'Extraordinary experiment': Millions of people snap up Germany's €9 ticket

Rachel Loxton
Rachel Loxton - [email protected]
'Extraordinary experiment': Millions of people snap up Germany's €9 ticket
People boarding a regional train in Hamburg on June 1st, the day of the €9 launch. Photo: picture alliance/dpa | Christian Charisius

Germany's €9 monthly ticket launched on Wednesday, offering cheap transport to everyone for three months over summer.


More than seven million people bought the €9 ticket ahead of the official launch on Wednesday, leading German Transport Minister Volker Wissing to call it a "success project".

The ticket is available to buy across the country, and people can use it on all local transport networks and regional trains. 

The heavily discounted monthly ticket is aimed at relieving consumers of the rising costs of living, particularly energy prices.

READ ALSO: €9 for 90: Everything you need to know about Germany’s cheap travel deal

It is also being seen as an experiment in the fight against climate change - with the hope that the offer will convince more people to leave their cars at home.


Berlin-based travel expert Jon Worth told The Local: "The €9 ticket is an extraordinary experiment that is a result of a political compromise. In the coalition government the liberals (FDP) demanded assistance for car drivers hit by higher petrol prices, and the greens (Grüne) said ‘what about public transport users?’ - this is the result.

"At one level this is a thank-you for public transport users, a kind of reward for them for three months. That is welcome."

However, Worth pointed out that it's unclear how the €9 ticket will affect demand for public transport. There are fears that popular routes will be packed.

A woman buys the €9 ticket in Hamburg on Wednesday.

A woman buys the €9 ticket in Hamburg on Wednesday. Photo: picture alliance/dpa | Christian Charisius

"Some comparatively long journeys that were quite costly - like Berlin to Görlitz or Hamburg to Westerland (Sylt) - suddenly become very cheap," he said.

"Supporters of the ticket see this as a great opportunity, but critics say it will lead to overcrowded trains."

READ ALSO: What is Sylt and why is it terrified of the €9 holidaymakers?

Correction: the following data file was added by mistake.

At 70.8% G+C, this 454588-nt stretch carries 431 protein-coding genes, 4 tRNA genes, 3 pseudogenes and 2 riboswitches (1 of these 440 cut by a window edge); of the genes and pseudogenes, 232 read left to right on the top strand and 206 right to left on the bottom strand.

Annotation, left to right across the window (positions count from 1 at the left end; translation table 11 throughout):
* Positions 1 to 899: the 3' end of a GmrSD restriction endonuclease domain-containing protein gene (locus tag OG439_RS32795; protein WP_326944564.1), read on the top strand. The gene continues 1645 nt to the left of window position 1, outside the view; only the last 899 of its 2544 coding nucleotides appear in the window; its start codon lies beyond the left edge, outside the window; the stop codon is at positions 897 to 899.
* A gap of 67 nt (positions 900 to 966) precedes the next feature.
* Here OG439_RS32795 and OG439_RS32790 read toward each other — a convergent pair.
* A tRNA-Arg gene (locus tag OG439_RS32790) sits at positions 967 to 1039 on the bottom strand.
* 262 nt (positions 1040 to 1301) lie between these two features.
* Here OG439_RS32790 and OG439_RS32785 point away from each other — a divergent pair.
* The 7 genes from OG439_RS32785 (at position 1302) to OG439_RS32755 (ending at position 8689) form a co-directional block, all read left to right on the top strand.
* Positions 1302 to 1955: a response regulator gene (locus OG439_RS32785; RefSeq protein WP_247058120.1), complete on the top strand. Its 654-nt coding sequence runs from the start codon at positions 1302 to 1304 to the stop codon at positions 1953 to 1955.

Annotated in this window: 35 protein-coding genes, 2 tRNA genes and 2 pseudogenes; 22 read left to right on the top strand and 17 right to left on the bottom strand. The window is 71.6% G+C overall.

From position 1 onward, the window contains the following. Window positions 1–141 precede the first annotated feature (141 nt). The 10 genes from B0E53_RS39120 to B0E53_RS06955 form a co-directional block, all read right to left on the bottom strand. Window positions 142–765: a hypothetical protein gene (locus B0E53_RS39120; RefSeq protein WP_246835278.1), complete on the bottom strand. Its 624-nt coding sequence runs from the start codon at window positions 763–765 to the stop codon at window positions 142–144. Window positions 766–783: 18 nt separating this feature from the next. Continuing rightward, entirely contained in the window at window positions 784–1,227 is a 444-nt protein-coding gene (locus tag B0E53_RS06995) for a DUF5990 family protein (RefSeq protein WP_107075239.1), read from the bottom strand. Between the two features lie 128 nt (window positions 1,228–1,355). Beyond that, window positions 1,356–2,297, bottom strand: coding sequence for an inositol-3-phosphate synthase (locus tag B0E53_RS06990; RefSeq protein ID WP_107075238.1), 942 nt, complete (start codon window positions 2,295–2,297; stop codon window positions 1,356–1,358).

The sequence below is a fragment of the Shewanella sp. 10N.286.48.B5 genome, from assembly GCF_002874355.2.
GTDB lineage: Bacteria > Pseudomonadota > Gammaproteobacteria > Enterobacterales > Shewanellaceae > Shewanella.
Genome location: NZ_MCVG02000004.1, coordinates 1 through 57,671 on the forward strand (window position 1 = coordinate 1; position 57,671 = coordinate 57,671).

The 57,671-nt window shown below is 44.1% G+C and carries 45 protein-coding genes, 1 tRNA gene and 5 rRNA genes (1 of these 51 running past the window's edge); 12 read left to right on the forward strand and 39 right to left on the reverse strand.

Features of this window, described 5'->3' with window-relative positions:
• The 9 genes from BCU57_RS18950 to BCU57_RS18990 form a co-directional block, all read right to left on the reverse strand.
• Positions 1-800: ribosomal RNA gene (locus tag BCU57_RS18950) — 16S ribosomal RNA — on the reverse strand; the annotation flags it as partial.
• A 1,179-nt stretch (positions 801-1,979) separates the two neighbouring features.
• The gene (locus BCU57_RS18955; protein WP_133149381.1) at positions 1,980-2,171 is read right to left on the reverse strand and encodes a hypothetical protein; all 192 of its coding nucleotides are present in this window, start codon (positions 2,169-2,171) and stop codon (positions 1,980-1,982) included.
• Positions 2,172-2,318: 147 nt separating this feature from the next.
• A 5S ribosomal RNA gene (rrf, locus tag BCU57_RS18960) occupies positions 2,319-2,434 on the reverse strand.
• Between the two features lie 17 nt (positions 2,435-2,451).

Worth said he was going to buy the ticket himself and will use it "to explore all the parts of Brandenburg and Sachsen (Saxony) I have not yet visited".

"I am not sure that is what the ticket was designed for, but hell, at a price this low, why NOT buy one?" he said.

The ticket will be available from June to the end of August, and it can be used on all local public transport in Germany – including buses, underground trains and regional trains. It costs €9 per calendar month or €27 for the whole period. It’s not valid on long-distance transport like high speed ICE trains and Flixbus services.

The Association of German Transport Companies (VDV) estimates that around 30 million people per month will take advantage of the offer - either through their subscriptions or with a newly purchased ticket.


"Our wish is that we not only gain and also retain many new customers, but that we can make public transport attractive in the long term," Bremen's transport senator and chair of the Conference of Transport Ministers (VMK), Maike Schaefer (Greens), said on Tuesday ahead of the launch.

'No coherent strategy'

Dortmund-based transport expert Dr. Giulio Mattioli told The Local that he had mixed feelings about what the ticket will achieve.

"On one side there's a climate emergency - anything that goes towards encouraging public transport use and getting people to shift from car to other modes is to be welcomed," he said, adding that there's "certainly much that can be done to make public transport more affordable and for low income groups in particular".

However, he pointed out that the measure could be seen as a gimmick because it came about from the debate over cutting fuel tax, and it still isn't clear whether travel will continue to be cheaper after the three-month offer period ends. 

"It doesn't seem to be part of a coherent policy or strategy about public transport," he said. 


Mattioli said if the focus is on increasing public transport use in Germany "we should rather be talking about investment, further development of the network, and better reliability of the network rather than prices".

"Because what we know from transport research is the main reasons why people use cars rather than public transport is convenience," he said.

Mattioli said he wasn't too hopeful that the deal would result in a "big model shift" but said it could convince some regular car users to try public transport out. 

The Local's columnist Brian Melican also questioned whether the €9 ticket was the right solution for Germany.

In an opinion piece, he suggested: "In terms of putting money in people’s pockets, but doing it in a sensible, targeted way, why not introduce the €9 ticket for low-income households, and/or specifically for groups such as students and pensioners – but do so on a permanent basis?"

However, public opinion is in favour of the measure. The majority of The Local readers, for instance, said they support it. In a poll, 95.4 percent of respondents said they planned to get the ticket.


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